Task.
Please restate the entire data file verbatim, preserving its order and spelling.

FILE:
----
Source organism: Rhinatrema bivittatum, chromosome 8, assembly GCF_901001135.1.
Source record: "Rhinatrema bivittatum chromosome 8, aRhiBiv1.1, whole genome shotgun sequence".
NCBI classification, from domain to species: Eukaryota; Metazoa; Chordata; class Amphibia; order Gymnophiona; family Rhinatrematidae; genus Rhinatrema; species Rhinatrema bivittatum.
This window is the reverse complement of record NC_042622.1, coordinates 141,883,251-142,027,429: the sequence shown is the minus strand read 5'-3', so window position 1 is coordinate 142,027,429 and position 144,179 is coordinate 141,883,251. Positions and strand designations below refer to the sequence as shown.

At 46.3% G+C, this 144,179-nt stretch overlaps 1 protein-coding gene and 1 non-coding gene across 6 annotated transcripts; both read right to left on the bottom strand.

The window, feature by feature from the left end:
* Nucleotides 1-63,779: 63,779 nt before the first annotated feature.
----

Source organism: Rhinatrema bivittatum, chromosome 8, assembly GCF_901001135.1.
Source record: "Rhinatrema bivittatum chromosome 8, aRhiBiv1.1, whole genome shotgun sequence".
NCBI classification, from domain to species: Eukaryota; Metazoa; Chordata; class Amphibia; order Gymnophiona; family Rhinatrematidae; genus Rhinatrema; species Rhinatrema bivittatum.
This window is the reverse complement of record NC_042622.1, coordinates 141,883,251-142,027,429: the sequence shown is the minus strand read 5'-3', so window position 1 is coordinate 142,027,429 and position 144,179 is coordinate 141,883,251. Positions and strand designations below refer to the sequence as shown.

At 46.3% G+C, this 144,179-nt stretch overlaps 1 protein-coding gene and 1 non-coding gene across 6 annotated transcripts; both read right to left on the bottom strand.

The window, feature by feature from the left end:
* Nucleotides 1-63,779: 63,779 nt before the first annotated feature.